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Disney Plus 'Black Widow' Debut a 'Watershed Moment' for Studios, Richard Greenfield Contends

Scarlett Johansson (left) as Black Widow/Natasha Romanoff and Florence Pugh as Yelena in Marvel Studios' 'Black Widow'
Scarlett Johansson (left) as Black Widow/Natasha Romanoff and Florence Pugh as Yelena in Marvel Studios' 'Black Widow' (Image credit: Marvel Studios)

So the North American theatrical exhibition business just had its biggest revenue weekend in 19 months.

Yet, celebrity equity analyst Richard Greenfield is warning investors to run--don't walk--from AMC, Cineworld, Cinemark and every other company vested in the theatrical exhibition of motion pictures. 

"The theater chains are in deep trouble. I mean, deep, deep trouble," the LightShed Partners principal told Yahoo Finance. 

How deep? Pretty deep. 

Over the weekend, Disney Marvel film Black Widow grossed $80 million at the U.S. and Canadian box office, and another $78 million at the foreign box office. It was the biggest theatrical performance for a major U.S. studio title since Disney's last "Star Wars" theatrical feature was released in the pre-pandemic month of December 2019. 

Still, the concurrent release of Black Widow as a $30 premium "Premiere Access" title on Disney Plus represents a "watershed moment" for the movie business, Greenfield said, one in which the studios have seized substantial leverage from the theater chains. 

"If you think about it, this movie did 158 million globally and 60 million directly at home," he added. "Disney keeps 80% of the 60 million. Of the 158, they probably keep, you know, maybe 60%, and that number goes down over as the film plays longer and longer. So this is a big signal that direct-to-home movies that, you know, don't have to be seen in theaters are here to stay."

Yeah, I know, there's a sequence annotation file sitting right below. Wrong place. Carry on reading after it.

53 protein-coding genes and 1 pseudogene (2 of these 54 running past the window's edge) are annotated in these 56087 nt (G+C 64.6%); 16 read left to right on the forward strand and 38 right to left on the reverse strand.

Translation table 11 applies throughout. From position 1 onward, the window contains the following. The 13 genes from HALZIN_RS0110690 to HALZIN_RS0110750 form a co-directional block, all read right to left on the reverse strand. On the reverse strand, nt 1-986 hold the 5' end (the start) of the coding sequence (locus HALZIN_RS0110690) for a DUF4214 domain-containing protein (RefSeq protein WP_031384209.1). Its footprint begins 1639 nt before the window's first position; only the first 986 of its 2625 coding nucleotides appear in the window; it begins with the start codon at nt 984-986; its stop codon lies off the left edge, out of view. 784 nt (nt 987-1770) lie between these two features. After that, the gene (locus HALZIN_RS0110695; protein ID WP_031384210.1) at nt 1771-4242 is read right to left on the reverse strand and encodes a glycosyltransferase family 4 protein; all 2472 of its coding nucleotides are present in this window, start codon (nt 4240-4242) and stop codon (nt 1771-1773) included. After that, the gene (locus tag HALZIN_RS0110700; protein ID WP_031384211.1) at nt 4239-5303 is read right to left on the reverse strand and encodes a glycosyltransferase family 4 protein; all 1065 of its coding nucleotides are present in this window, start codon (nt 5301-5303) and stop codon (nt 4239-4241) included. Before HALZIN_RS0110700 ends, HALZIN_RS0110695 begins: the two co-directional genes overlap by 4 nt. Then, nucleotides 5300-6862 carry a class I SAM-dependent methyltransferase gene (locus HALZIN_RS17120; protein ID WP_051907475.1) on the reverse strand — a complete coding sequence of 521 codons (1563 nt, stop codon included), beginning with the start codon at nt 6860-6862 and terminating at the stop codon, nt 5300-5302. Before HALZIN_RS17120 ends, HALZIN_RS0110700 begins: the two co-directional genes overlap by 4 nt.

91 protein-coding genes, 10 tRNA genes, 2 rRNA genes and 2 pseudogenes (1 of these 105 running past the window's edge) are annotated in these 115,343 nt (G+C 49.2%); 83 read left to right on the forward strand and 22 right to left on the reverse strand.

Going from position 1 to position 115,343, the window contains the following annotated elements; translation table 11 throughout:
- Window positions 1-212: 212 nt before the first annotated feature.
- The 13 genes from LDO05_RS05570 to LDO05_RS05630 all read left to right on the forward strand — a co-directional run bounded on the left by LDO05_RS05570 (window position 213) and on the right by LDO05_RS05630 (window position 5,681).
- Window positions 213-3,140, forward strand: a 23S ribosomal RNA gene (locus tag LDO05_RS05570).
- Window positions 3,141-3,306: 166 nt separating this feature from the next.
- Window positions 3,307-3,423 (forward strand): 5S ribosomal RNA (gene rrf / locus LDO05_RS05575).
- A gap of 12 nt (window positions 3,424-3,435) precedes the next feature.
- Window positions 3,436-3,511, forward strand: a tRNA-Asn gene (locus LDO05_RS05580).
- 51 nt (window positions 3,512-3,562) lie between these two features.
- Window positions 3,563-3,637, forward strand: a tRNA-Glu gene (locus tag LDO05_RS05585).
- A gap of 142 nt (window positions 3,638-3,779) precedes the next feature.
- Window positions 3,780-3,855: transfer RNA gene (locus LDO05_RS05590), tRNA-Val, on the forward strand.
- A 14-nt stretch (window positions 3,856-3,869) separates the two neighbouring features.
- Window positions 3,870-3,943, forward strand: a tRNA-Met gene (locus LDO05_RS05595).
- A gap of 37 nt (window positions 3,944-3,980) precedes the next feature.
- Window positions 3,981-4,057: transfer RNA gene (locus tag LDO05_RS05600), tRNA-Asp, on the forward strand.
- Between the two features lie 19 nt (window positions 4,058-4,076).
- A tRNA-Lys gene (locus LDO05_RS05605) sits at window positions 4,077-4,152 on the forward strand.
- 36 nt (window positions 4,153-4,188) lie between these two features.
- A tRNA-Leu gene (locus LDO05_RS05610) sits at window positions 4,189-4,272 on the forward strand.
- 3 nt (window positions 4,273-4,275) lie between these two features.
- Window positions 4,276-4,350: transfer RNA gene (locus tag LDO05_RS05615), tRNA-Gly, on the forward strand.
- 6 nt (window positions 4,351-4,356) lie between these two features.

Movie theaters won't necessarily go away, Greenfield contended, "but the leverage in the relationship is shifting towards the movie studio. They're realizing they can generate a lot of money directly to consumer. They actually get to have a direct relationship with the consumer. They know who you are, and you don't have to go to a movie theater. This is a pretty profound moment."

Greenfield's thesis--that the outsized Premiere Access Black Widow performance is bad omen for theatrical distribution--can be assailed.

It was the biggest day-and-date movie streaming performance so far--at least that we know about, because this is the first time a studio has released such a numb er. But it occurred with COVID-19's delta variant influencing renewed concerns among many about the wisdom of convening together in indoor environments. Los Angeles County, for example, has suggested that vaccinated people once again wear masks indoors, for example. 

And how many of the 2 million or so Disney Plus-subscribing households worldwide, which paid $30 to watch Black Widow, were from a portion of the market that doesn't regularly go to movie theaters, anyway? In other words, did Disney tap into an accretive portion of the market, rather than eat into theatrical distribution?

For his part, Greenfield's, er, reticence toward theater chains might have something to do with the recently outsized Wall Street performance of AMC Holdings, which like Game Stop several months earlier, seems to have been birthed out of a Reddit-fueled, artificial insemination. 

"AMC was not making money pre-pandemic," Greenfield said. "I mean, that's the most important thing-- they weren't making money pre-pandemic."